Zhik’s dedication to innovation in performance sailing gear provides the perfect synergy with Team Maverick’s technical engineering and radical approach to yacht racing. The partnership has been deemed a perfect fit with Zhik’s innovative approach to sailing apparel aptly fitting the Maverick ethos of shaking things up and challenging the norm, as the team hit the global racing circuit with their radical Dynamic Stability System (DSS) foils, never before used on a 46 ft. mono-hull of their size.

Zhik was founded before the Athens Olympics when it was noticed that the sailing apparel markets could do with a spark of innovation. There was clearly scope to bring in technically proficient gear to help athletes win gold. Since then, Zhik has not only achieved this, but combined it with a fresh outlook in styling. Top athletes around the world reply on Zhik’s innovative sailing apparel, gear that will be put to the test in the extreme conditions Team Maverick will be facing as they hit the offshore racing circuit in their carbon fibre bullet!

Zhik UK Manager Tristan Hutt added, “We’re delighted that Team Maverick has decided to partner with Zhik as technical apparel supplier. This innovative and ground-breaking yacht embodies many of our values as a brand and provides another great platform to push our gear to the limit”. 

"Much like the boat, the teams travel plans aren't taking any half measures and they have an extensive program ahead for 2018. To help the team perform at their best we have worked with them to carefully select a variety of Zhik gear that features new innovation for both cold and hot weather environments. Gear selected includes our new ZhikDry LT range, the durably water repellent fabric Avlare and our ultra durable Isotak2 offshore range. The team will next be competing in the Caribbean 600 and we look forward to seeing the team in action”. 

Team Maverick founder and crewmember Quentin Stuart also commented that, “At Maverick we are delighted to partner with Zhik. We share a passion for sailing and a commitment to innovation and quality, the perfect fit for our ethos and our approach to the sport.”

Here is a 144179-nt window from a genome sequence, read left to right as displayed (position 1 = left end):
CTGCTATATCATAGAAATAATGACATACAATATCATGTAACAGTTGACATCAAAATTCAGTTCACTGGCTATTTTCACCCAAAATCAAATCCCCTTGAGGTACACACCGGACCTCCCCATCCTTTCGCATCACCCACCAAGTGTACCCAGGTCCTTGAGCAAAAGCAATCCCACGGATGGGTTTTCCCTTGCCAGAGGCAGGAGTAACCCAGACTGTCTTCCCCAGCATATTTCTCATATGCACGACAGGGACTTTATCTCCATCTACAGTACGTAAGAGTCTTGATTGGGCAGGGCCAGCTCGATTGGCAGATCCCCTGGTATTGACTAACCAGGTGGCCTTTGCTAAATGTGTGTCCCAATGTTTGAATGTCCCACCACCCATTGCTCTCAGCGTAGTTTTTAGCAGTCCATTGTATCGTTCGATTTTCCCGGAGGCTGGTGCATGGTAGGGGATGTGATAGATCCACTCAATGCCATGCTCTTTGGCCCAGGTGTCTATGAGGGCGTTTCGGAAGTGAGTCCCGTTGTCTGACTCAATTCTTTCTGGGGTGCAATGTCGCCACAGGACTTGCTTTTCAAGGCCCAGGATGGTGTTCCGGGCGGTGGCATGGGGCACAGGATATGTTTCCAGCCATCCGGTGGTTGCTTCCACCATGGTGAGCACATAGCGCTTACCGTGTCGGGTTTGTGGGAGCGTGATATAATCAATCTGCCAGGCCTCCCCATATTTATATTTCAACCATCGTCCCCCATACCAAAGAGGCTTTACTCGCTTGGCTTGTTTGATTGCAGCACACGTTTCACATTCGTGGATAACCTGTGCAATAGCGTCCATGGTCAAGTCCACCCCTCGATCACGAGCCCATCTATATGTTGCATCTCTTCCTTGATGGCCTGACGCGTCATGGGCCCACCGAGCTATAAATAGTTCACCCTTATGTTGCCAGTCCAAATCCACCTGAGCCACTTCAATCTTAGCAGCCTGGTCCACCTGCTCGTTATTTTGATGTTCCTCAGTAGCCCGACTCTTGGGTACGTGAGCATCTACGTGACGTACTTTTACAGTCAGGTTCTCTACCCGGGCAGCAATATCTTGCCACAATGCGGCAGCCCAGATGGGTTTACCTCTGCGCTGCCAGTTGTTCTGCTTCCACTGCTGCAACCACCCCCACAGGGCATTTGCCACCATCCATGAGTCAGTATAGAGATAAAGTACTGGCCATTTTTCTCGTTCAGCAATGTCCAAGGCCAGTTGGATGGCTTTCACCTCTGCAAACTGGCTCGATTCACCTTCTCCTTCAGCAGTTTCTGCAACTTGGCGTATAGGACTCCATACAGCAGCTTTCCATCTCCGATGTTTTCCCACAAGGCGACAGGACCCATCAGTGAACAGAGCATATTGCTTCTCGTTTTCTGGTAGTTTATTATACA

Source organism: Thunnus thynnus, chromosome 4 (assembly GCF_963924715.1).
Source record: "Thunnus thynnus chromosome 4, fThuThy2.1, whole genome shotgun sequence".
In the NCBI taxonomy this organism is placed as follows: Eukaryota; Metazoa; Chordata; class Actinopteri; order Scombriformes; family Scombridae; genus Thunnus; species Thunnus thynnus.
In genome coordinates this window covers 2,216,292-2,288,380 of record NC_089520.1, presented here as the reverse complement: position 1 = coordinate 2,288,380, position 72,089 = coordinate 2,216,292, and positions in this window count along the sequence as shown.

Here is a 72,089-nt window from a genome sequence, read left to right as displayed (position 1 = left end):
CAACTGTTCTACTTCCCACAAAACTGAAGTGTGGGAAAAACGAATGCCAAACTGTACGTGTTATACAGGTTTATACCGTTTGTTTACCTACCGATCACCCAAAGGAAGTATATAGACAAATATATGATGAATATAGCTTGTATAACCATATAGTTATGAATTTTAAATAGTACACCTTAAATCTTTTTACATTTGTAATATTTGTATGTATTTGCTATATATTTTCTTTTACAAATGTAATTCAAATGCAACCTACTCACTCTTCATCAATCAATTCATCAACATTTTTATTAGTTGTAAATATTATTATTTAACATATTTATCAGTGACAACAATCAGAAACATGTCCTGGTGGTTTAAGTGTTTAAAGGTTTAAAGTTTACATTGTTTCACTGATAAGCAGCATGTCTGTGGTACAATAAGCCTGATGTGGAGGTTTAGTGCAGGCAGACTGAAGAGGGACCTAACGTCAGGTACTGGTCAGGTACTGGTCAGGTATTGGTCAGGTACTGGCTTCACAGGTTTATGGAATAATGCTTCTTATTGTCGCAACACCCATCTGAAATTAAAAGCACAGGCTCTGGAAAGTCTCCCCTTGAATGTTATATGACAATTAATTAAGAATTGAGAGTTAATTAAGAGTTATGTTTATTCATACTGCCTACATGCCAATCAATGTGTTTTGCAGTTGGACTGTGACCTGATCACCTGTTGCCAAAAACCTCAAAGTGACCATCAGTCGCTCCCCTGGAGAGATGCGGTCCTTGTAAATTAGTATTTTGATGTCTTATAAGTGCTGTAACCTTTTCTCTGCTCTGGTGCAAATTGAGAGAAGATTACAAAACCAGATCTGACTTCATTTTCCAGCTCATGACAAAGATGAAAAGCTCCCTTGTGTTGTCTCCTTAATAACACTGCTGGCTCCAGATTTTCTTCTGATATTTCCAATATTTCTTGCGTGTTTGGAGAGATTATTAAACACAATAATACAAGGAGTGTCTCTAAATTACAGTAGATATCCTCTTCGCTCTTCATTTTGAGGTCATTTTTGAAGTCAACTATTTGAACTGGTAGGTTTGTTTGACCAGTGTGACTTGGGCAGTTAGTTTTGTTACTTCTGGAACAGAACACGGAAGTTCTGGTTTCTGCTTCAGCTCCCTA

The joint partnership between Team Maverick and Zhik will commence at this years’ 2018 Royal Ocean Racing Club Caribbean 600 in Antigua. This 600 nautical mile annual sailing event will see the team take on the varied and often unpredictable waters of the Caribbean, racing around a scatter of West Indian islands, an event where Team Maverick have unfinished business and will be looking to hunt down that podium position!

Follow the Maverick story via:, Facebook, Twitter and Instagram #BeaMaverick #FollowTheStory

For more information on Zhik and their innovative sailing wear visit: #madeforwater

Zhik website banner.jpg

Official Apparel Supplier

Team Maverick

A Maverick Refit in Palma

A Maverick Refit in Palma

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The Rolex Middle Sea race had 104 starters of which Maverick was one of only 35 to finish.

Smashing upwind in 25 kts. with 4 m swells followed by a blisteringly quick run back in squalls exceeding 40 kts. pushed both boat and crew to the limit.

Our initial feeling of how bullet proof the Infinity 46 was, gradually gave way to the realisation that we had a lot of maintenance to do before our next race. As is often the case, we found more as we went and few specific issues soon mushroomed into a full-blown refit.

On arrival in Palma, we hauled out in STP shipyard and our new engineer Jack Carter (ex-MOMO and Cornish Big wave surf champion) began work on the most pressing issue, a full inspection and service of the canting keel system.

We removed our DSS foils for a thorough inspection and service. Bearings were removed, serviced and resealed while various measures were taken by the design and carbon team (Andrea Crocellà and Jose Rius ) to make  the foil cases more waterproof. They also removed the rudder and went to work improving its alignment and articulation whilst Jack serviced and repaired the two custom made bearings.

With most of our foils out of the boat, we decided to go ahead and remove the dagger board and have specialist painter and local legend Ed Wheelhouse paint it all in bright orange Durapox.

While all this was happening, our new rigger Jorge was busily servicing deck gear, splicing lines and replacing damaged lines. In between which he and wife Yana found time to give birth to their first born son Leo, congratulations guys!

Down below was also a hive of activity with marine electrical specialists, Wavelength, undertaking a complete electric overhaul. As well as replacing and re-running every cable and remaking every connection, Andy Walker and his team also renewed the main switch board, upgraded helm controls, installed a new set of Lithium Ion Mastervolt batteries with complete battery management system resulting in a more powerful and more robust end product.